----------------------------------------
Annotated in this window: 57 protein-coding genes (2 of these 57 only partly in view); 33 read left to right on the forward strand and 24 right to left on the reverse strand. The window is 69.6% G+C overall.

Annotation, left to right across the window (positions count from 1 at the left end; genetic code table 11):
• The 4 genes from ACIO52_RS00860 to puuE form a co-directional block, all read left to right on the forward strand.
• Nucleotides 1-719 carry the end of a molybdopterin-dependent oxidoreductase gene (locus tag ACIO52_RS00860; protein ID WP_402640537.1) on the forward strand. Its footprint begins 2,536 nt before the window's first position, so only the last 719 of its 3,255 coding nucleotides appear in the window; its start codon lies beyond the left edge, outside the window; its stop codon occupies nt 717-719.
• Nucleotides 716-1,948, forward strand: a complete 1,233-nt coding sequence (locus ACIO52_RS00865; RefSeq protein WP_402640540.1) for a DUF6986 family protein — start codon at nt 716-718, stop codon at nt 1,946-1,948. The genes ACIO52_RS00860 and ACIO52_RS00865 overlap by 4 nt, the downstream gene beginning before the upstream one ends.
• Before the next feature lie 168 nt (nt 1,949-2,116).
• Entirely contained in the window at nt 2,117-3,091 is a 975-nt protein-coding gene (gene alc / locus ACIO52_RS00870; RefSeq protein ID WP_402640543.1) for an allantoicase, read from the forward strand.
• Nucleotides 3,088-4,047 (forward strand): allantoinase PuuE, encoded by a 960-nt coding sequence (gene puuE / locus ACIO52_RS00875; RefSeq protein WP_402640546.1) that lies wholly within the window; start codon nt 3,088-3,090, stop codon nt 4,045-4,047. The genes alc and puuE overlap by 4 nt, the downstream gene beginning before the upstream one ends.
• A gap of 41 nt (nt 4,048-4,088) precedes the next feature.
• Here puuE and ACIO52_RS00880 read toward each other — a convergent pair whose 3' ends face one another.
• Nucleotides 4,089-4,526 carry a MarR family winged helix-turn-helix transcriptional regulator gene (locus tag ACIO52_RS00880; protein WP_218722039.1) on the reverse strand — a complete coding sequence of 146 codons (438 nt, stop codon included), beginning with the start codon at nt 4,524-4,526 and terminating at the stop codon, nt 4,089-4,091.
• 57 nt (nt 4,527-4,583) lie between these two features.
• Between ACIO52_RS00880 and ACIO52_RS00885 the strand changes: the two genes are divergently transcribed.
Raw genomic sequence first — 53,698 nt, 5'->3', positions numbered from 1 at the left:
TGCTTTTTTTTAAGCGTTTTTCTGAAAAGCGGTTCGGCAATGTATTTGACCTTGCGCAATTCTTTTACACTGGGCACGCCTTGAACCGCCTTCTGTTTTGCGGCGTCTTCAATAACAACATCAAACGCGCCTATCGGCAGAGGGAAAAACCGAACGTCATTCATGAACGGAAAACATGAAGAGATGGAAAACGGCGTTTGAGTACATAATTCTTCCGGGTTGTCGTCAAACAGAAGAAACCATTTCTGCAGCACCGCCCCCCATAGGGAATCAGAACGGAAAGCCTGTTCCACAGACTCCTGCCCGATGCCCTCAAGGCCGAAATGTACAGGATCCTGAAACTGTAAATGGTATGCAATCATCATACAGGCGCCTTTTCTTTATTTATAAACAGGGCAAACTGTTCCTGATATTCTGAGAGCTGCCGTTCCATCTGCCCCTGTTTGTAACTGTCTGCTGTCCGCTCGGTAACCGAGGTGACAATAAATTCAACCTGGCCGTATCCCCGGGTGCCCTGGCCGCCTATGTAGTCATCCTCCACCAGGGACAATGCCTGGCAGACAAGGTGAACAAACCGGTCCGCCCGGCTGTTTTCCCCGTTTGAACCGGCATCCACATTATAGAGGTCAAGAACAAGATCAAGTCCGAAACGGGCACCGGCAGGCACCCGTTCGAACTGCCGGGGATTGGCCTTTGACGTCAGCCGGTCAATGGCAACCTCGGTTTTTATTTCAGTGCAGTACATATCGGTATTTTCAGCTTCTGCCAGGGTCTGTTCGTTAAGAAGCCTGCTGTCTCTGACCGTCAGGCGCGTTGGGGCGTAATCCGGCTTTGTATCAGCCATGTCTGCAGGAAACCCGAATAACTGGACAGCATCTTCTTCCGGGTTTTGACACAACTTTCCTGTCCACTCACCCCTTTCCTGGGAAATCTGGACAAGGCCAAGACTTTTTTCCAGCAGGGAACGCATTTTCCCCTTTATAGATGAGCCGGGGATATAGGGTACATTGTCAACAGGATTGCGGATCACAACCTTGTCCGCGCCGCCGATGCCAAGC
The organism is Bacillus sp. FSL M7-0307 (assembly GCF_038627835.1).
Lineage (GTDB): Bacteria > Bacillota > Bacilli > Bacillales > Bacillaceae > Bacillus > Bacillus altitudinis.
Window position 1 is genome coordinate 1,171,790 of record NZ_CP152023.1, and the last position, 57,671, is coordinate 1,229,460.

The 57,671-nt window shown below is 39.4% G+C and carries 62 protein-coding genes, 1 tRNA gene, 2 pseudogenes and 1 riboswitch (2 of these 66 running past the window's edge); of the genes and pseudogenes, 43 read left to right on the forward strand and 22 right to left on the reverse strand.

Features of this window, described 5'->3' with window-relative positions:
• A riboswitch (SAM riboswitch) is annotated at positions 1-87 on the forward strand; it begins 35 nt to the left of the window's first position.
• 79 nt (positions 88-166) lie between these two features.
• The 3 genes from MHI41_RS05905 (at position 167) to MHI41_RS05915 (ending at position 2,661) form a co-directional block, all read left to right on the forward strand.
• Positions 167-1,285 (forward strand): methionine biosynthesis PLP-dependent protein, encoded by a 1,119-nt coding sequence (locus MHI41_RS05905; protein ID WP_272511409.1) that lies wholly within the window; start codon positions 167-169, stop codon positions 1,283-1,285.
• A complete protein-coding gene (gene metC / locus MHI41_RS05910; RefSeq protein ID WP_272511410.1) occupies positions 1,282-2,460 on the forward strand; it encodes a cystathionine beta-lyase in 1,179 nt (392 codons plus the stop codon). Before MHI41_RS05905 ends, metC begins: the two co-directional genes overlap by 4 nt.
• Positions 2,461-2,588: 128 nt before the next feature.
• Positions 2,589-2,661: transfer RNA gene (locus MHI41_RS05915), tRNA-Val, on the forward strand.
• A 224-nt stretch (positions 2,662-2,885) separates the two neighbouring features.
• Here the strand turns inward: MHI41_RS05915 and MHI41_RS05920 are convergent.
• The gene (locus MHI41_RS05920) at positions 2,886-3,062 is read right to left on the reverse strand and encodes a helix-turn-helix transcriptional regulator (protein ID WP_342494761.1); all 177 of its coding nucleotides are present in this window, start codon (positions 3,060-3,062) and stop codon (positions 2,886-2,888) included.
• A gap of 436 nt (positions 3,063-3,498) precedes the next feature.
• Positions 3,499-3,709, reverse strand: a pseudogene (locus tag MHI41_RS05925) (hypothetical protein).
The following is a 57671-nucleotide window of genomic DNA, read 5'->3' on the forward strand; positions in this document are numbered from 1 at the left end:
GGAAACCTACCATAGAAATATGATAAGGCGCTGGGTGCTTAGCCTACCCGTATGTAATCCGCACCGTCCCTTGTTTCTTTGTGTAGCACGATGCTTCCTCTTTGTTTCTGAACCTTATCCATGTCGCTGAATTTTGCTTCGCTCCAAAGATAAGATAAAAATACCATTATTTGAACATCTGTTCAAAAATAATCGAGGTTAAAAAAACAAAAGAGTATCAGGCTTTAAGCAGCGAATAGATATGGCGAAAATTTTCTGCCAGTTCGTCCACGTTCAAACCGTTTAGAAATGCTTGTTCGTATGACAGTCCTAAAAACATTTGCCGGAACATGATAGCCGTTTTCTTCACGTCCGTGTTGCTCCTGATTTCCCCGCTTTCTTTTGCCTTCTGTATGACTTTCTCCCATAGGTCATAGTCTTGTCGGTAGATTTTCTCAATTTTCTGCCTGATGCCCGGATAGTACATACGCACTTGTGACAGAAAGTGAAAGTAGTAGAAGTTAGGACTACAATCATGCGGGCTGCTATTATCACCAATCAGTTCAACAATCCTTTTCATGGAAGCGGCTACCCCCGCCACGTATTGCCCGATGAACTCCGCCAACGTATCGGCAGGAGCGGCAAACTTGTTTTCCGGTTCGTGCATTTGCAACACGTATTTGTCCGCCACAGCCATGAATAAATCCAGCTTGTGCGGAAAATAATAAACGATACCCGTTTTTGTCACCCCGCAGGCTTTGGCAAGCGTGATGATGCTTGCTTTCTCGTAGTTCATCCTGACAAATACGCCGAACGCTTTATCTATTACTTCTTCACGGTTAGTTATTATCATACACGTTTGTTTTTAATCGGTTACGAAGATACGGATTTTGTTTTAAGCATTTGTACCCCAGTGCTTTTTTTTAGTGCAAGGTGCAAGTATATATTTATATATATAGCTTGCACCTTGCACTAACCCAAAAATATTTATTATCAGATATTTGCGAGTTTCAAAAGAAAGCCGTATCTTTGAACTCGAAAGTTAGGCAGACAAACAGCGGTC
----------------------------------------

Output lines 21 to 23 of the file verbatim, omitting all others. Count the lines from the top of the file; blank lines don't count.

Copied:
• A riboswitch (SAM riboswitch) is annotated at positions 1-87 on the forward strand; it begins 35 nt to the left of the window's first position.
• 79 nt (positions 88-166) lie between these two features.
• The 3 genes from MHI41_RS05905 (at position 167) to MHI41_RS05915 (ending at position 2,661) form a co-directional block, all read left to right on the forward strand.